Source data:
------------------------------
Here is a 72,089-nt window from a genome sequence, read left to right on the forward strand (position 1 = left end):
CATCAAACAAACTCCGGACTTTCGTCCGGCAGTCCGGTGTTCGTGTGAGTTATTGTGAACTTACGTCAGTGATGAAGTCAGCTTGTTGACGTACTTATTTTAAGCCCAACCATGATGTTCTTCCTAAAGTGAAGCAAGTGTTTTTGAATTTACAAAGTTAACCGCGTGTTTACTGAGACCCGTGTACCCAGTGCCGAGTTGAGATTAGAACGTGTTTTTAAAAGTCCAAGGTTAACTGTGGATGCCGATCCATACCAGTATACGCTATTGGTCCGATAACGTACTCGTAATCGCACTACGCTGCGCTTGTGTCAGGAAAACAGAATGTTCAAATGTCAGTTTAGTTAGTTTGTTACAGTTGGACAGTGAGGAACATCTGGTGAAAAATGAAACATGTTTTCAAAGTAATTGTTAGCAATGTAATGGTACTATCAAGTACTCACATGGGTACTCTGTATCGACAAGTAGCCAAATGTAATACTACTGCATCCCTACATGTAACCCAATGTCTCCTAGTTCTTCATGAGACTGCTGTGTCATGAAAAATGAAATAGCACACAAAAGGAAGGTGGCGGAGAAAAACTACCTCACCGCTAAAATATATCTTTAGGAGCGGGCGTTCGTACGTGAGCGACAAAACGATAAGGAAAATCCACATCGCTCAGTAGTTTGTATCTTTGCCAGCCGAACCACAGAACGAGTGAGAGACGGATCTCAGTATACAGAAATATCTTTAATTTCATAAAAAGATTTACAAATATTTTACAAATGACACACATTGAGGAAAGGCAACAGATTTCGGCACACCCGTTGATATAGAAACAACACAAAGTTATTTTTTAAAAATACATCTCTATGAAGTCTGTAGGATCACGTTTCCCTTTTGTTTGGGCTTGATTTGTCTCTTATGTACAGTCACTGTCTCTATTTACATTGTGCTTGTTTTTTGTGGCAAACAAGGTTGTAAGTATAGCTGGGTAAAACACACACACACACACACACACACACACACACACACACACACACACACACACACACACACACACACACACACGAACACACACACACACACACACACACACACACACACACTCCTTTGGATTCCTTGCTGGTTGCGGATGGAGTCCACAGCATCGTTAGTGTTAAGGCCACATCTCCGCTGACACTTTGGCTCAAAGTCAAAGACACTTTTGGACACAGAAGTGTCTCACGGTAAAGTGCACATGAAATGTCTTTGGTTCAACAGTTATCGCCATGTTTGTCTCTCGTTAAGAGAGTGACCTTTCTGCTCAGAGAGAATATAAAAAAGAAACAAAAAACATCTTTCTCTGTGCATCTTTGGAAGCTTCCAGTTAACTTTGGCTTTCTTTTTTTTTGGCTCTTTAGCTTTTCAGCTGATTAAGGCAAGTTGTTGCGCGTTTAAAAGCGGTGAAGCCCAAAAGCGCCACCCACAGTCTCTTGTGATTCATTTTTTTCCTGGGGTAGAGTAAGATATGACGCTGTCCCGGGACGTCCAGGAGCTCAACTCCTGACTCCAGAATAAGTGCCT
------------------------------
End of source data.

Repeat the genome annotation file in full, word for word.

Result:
Here is a 72,089-nt window from a genome sequence, read left to right on the forward strand (position 1 = left end):
CATCAAACAAACTCCGGACTTTCGTCCGGCAGTCCGGTGTTCGTGTGAGTTATTGTGAACTTACGTCAGTGATGAAGTCAGCTTGTTGACGTACTTATTTTAAGCCCAACCATGATGTTCTTCCTAAAGTGAAGCAAGTGTTTTTGAATTTACAAAGTTAACCGCGTGTTTACTGAGACCCGTGTACCCAGTGCCGAGTTGAGATTAGAACGTGTTTTTAAAAGTCCAAGGTTAACTGTGGATGCCGATCCATACCAGTATACGCTATTGGTCCGATAACGTACTCGTAATCGCACTACGCTGCGCTTGTGTCAGGAAAACAGAATGTTCAAATGTCAGTTTAGTTAGTTTGTTACAGTTGGACAGTGAGGAACATCTGGTGAAAAATGAAACATGTTTTCAAAGTAATTGTTAGCAATGTAATGGTACTATCAAGTACTCACATGGGTACTCTGTATCGACAAGTAGCCAAATGTAATACTACTGCATCCCTACATGTAACCCAATGTCTCCTAGTTCTTCATGAGACTGCTGTGTCATGAAAAATGAAATAGCACACAAAAGGAAGGTGGCGGAGAAAAACTACCTCACCGCTAAAATATATCTTTAGGAGCGGGCGTTCGTACGTGAGCGACAAAACGATAAGGAAAATCCACATCGCTCAGTAGTTTGTATCTTTGCCAGCCGAACCACAGAACGAGTGAGAGACGGATCTCAGTATACAGAAATATCTTTAATTTCATAAAAAGATTTACAAATATTTTACAAATGACACACATTGAGGAAAGGCAACAGATTTCGGCACACCCGTTGATATAGAAACAACACAAAGTTATTTTTTAAAAATACATCTCTATGAAGTCTGTAGGATCACGTTTCCCTTTTGTTTGGGCTTGATTTGTCTCTTATGTACAGTCACTGTCTCTATTTACATTGTGCTTGTTTTTTGTGGCAAACAAGGTTGTAAGTATAGCTGGGTAAAACACACACACACACACACACACACACACACACACACACACACACACACACACACACACACACACACACACACGAACACACACACACACACACACACACACACACACACACTCCTTTGGATTCCTTGCTGGTTGCGGATGGAGTCCACAGCATCGTTAGTGTTAAGGCCACATCTCCGCTGACACTTTGGCTCAAAGTCAAAGACACTTTTGGACACAGAAGTGTCTCACGGTAAAGTGCACATGAAATGTCTTTGGTTCAACAGTTATCGCCATGTTTGTCTCTCGTTAAGAGAGTGACCTTTCTGCTCAGAGAGAATATAAAAAAGAAACAAAAAACATCTTTCTCTGTGCATCTTTGGAAGCTTCCAGTTAACTTTGGCTTTCTTTTTTTTTGGCTCTTTAGCTTTTCAGCTGATTAAGGCAAGTTGTTGCGCGTTTAAAAGCGGTGAAGCCCAAAAGCGCCACCCACAGTCTCTTGTGATTCATTTTTTTCCTGGGGTAGAGTAAGATATGACGCTGTCCCGGGACGTCCAGGAGCTCAACTCCTGACTCCAGAATAAGTGCCT